With all the paperwork and bureaucratic process that you have to go through, buying a car can feel like an arduous prospect. Besides the price tag, after purchasing said car, there are various other stressful decisions that you have to make that, if not done in a responsible, proper fashion, can affect your financial well-being in the long term. One of them is taking loans on cars.
If you are pondering on taking a loan to purchase your car, the most important thing to do is inform yourself on how lenders determine your car loan interest.
Some of the important factors are your credit score, the amount of money borrowed, the down payment and debt to income ratio.
Without further ado, here are the most important seven factors that determine your car loan interest rate.
1. Age of vehicle
As a general rule, loans given for older, second or third-hand cars come with a higher interest rate than in the case of new vehicles. At first glance, this might look a bit illogical, but you have to take into consideration the fact that old cars, due to their age and usage, are constantly depreciating.
So, it makes sense to attach higher interest rates to the loan because the company that is offering the money would make little to no profit otherwise. Plus, used car loans are usually shorter in duration.
2. Debt to income ratio
This fancy concept is simple: the more money you owe, the harsher the loan terms are. The reason for this is that if your income is not mathematically able to sustain a larger loan, the lender will have less confidence that you will pay the debt back.
By presenting you with harsher terms, the financial institution is basically making sure that they will recover as much money as possible.
3. Credit Score
A credit score is a type of rating that determines the borrowers’ “credit worthiness”. Banks and credit card companies utilise this system in order to estimate the risk of lending the client money.
Your credit score is one of the biggest factors that will determine the interest rate on the loaned car. So, before going through with this decision, make sure your score is at a reasonable level and decide if it is worth it.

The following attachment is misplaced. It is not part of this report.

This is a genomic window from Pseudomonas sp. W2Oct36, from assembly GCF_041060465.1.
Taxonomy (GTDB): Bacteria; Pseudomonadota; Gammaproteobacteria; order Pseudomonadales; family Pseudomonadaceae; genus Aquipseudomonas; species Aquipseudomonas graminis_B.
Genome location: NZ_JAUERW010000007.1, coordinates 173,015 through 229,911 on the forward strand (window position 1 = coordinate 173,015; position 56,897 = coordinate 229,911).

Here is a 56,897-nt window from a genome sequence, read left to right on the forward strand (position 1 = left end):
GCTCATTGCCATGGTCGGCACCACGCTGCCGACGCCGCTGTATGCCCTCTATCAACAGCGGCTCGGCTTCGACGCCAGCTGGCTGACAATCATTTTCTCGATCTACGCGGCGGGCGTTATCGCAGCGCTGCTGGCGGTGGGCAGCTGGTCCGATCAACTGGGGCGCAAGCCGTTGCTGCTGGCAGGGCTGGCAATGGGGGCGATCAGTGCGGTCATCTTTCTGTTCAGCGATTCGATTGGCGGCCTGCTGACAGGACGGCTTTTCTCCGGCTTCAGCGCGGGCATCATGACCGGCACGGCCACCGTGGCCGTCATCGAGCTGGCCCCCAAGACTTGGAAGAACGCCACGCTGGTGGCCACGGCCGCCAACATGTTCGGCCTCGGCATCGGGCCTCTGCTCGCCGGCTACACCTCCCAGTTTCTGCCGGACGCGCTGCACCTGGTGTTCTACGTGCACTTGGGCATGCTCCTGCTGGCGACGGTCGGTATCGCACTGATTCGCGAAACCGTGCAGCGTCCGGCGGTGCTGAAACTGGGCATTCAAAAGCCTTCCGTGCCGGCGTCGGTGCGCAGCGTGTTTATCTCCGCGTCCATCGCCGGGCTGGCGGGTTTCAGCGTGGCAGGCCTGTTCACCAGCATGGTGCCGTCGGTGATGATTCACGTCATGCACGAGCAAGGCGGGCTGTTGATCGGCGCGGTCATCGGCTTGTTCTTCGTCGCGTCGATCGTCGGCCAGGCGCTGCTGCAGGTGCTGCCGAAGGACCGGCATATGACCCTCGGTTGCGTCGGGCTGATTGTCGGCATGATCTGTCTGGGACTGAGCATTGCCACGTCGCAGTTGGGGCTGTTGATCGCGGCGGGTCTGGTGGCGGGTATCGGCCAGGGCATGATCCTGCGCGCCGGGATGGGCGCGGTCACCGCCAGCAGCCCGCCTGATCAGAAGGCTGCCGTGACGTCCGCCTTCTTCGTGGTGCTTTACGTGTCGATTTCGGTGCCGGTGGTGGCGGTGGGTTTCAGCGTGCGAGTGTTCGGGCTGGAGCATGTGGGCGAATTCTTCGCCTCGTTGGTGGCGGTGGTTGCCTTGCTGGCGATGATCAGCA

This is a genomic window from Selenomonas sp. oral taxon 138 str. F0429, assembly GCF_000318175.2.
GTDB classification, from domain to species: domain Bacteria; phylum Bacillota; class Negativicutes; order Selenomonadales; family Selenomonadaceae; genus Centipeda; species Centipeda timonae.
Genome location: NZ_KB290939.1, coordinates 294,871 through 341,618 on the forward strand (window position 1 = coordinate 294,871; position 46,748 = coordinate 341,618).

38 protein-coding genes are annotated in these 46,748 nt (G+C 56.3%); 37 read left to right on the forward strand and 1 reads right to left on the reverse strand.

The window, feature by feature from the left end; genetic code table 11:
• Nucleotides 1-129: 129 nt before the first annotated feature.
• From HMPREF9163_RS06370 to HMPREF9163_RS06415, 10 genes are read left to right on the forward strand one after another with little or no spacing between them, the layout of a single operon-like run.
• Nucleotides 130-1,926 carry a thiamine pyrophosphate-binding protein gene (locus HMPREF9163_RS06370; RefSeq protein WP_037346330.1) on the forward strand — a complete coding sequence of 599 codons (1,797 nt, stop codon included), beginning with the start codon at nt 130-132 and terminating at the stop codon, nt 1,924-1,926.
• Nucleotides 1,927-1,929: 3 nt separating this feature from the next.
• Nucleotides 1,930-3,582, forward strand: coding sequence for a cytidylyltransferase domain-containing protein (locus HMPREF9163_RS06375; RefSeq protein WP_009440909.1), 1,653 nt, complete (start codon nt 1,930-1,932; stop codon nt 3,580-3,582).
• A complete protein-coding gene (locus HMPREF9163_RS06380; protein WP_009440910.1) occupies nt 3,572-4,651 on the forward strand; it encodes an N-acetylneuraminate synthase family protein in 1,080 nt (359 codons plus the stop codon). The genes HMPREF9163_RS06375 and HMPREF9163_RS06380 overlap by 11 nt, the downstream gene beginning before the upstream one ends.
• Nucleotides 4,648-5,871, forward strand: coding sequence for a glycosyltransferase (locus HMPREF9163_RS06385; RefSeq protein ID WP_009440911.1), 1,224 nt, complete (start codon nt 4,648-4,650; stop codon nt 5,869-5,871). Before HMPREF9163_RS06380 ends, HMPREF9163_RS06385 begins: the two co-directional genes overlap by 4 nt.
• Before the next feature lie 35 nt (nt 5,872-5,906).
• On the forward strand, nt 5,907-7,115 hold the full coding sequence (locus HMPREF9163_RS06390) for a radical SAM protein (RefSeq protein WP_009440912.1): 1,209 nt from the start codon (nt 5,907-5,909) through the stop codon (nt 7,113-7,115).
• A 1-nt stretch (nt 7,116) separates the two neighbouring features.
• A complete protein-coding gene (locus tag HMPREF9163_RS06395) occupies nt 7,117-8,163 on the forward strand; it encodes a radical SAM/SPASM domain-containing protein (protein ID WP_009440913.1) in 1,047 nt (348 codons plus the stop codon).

4. Employment history
This is linked to the third entry, because if you have a stable, full-time job, you will be less likely to take impulsive, risky loans, and your credit score will be at a reasonable level.
Plus, lenders are more willing to give out loans to a fully employed 40-year-old adult than to a 22-year-old kid who works part time at a fast food restaurant. So, if you fall into the latter category, you will surely have a higher interest rate on your car.
5. The number of loans that you have taken
If you take or apply for a certain number of credits in a small window of time, the lender of choice will feel anxious about giving you a loan so you should avoid having a busy credit history.
All these applications will stick to your credit score and can even damage it, so be careful with the number of loans you want to take.
6. Residential status
People who own their own houses, who are planning to buy one or have the financial power to do so usually receive smaller interest rates on their cars than individuals who are renting.
Still, this does not necessarily mean that you will get a worse interest rate. It all depends on the speed of relocations – if you are renting on the long term, banks will not feel so uneasy about lending you money.
7. The amount of savings that you have
Lenders will want to know how much money you have put aside in savings because this shows stability, consistency, and a general healthy financial responsibility.
This, in turn, will demonstrate that you have the capability to pay the loan back in time, and the bank will attach a smaller interest rate on your car.
As you can see, there are many factors that determine your car loan interest. What are your thoughts? Are you pondering on taking a loan for a new car?